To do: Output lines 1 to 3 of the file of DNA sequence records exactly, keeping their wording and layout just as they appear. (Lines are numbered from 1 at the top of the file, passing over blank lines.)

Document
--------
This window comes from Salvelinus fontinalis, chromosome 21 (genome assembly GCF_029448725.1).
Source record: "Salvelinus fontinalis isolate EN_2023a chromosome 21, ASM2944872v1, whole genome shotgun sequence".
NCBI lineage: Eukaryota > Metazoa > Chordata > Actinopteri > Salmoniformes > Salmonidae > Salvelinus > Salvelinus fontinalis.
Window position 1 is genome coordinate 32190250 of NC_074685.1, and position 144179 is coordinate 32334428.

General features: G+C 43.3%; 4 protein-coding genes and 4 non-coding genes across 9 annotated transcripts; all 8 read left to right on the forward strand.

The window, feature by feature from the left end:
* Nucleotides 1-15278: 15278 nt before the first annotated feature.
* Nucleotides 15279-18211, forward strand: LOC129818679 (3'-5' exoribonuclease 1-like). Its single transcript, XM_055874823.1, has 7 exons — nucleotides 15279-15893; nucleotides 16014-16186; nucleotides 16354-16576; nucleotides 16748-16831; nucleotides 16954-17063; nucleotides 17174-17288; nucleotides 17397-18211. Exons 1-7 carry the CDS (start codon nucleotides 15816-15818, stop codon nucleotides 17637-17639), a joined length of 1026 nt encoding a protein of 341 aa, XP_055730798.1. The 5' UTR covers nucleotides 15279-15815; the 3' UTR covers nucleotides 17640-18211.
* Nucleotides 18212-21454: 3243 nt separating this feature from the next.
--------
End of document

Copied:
This window comes from Salvelinus fontinalis, chromosome 21 (genome assembly GCF_029448725.1).
Source record: "Salvelinus fontinalis isolate EN_2023a chromosome 21, ASM2944872v1, whole genome shotgun sequence".
NCBI lineage: Eukaryota > Metazoa > Chordata > Actinopteri > Salmoniformes > Salmonidae > Salvelinus > Salvelinus fontinalis.